What you can recycle:

Best Buy can take TVs, cables and chargers, media players, projectors, laptops, hard drives, webcams, cell phones, calculators, radios, landlines, headphones, vacuum cleaners , fans, ink and toner cartridges, alarm clocks, speaker systems, e-readers, video game consoles, memory cards, camcorders, digital cameras, GPS devices and more.

Four Amazon Fire HD 8 tablets in different colors

If you don’t want to recycle your tablet, there are places to donate technology.

Amazon

Staples

The Staples office supply store also offers free recycling options for old technology. Staples accepts up to seven items per customer per day. The company also offers a variety of transportation, driver pickup, and pallet pickup options, with prepaid address labels available.

What you can recycle:

Staples can recycle accessories, adapters, cables, computers, cordless and mobile phones, digital cameras, laptops, routers, tablets, webcams, ink and toner and others technical office items.

Home deposit

The Home Depot has an explainer on its website on how to safely dispose of dead batteries, old paint, electronics, and other items, as well as tips for recycling and reuse. According to RecycleStuff.org, the Services are only offered to residential customers.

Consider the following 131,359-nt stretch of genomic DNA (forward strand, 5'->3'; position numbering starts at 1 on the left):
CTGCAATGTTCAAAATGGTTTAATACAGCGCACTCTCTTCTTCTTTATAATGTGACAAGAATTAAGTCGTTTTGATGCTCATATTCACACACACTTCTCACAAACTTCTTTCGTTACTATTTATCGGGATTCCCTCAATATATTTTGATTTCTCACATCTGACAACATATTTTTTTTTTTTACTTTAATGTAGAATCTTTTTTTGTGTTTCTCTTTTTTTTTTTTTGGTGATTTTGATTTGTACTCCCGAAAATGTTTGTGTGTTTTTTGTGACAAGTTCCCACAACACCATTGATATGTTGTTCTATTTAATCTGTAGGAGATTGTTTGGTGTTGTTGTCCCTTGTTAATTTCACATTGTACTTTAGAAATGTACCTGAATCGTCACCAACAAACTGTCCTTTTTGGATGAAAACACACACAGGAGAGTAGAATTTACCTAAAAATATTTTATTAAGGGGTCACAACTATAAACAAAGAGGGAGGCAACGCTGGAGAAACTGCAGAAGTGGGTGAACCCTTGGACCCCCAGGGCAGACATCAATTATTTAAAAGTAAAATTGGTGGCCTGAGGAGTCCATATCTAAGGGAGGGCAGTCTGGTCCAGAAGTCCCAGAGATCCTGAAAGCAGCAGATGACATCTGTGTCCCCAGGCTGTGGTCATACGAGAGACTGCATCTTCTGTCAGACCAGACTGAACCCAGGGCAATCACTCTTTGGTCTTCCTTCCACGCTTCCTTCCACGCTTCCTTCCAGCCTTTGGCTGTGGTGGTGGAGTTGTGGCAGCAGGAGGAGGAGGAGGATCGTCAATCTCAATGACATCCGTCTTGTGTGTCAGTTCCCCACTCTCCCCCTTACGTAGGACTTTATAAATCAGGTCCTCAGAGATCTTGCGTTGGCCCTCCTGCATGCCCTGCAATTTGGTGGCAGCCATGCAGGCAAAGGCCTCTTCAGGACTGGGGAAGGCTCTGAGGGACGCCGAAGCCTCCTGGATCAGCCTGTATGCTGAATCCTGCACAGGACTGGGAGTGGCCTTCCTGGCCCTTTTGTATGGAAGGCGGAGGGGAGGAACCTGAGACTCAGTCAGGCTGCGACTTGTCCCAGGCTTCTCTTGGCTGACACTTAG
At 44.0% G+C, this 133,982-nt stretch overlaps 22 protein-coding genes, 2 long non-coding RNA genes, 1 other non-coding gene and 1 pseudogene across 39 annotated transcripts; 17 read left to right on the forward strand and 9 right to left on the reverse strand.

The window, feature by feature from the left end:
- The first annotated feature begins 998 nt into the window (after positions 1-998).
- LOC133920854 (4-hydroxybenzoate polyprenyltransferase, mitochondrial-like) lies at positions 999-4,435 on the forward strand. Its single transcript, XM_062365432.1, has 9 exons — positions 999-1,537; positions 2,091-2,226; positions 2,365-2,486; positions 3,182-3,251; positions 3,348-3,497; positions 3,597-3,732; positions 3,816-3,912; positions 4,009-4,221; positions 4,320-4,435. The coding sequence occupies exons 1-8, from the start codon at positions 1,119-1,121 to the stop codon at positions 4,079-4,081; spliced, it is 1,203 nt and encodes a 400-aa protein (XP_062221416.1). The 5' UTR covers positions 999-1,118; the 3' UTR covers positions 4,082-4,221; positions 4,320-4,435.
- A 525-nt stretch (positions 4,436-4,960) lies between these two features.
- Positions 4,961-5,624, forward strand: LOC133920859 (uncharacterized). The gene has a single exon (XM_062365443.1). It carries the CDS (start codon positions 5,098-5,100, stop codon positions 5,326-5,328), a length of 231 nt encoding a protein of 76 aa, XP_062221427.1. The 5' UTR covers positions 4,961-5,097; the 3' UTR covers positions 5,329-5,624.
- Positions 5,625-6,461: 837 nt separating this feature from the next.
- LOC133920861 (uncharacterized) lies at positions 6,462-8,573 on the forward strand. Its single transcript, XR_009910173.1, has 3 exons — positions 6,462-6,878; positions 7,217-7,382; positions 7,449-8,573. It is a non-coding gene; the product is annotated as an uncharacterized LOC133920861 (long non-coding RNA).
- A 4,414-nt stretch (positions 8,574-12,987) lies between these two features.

What you can recycle:

According to RecycleStuff.org, Home Depot accepts household alkaline batteries (AA, AAA, C, D, 9V), lithium-ion batteries, nickel-cadmium batteries, household rechargeable batteries, cell phones, and LED bulbs.

United States Environmental Protection Agency

The EPA doesn’t handle recycling and filing the same way other companies do, but it has a handy guide that makes it easy to get the information you need. The EPA directory breaks down donations and recycling by electronic device, company name, logo, and any additional details.

What you can recycle:

Again, the EPA directory links you to specific companies and their policies, but according to the list, you can recycle and donate mobile devices, computers and televisions as well as equipment and imaging supplies.

Coalition for the recovery of electronics

Like the EPA, the Electronics Take-Back Coalition makes it easy for manufacturers to find take-back programs in the United States. You can browse summaries of trade-in programs from over 25 companies, including Acer, Apple, Dell, HP, Lenovo, Panasonic, Sony and many more.

The Electronics Take-back Coalition does not handle recycling, but can direct you to the appropriate resource for your needs.

What you can recycle:

Depending on the company, you can find places to put iPhones, iPads, smartphones, monitors, computers, printers, keyboards, mice, DVD and VHS players, cameras, televisions, etc. .

An Acer Chromebook open on a table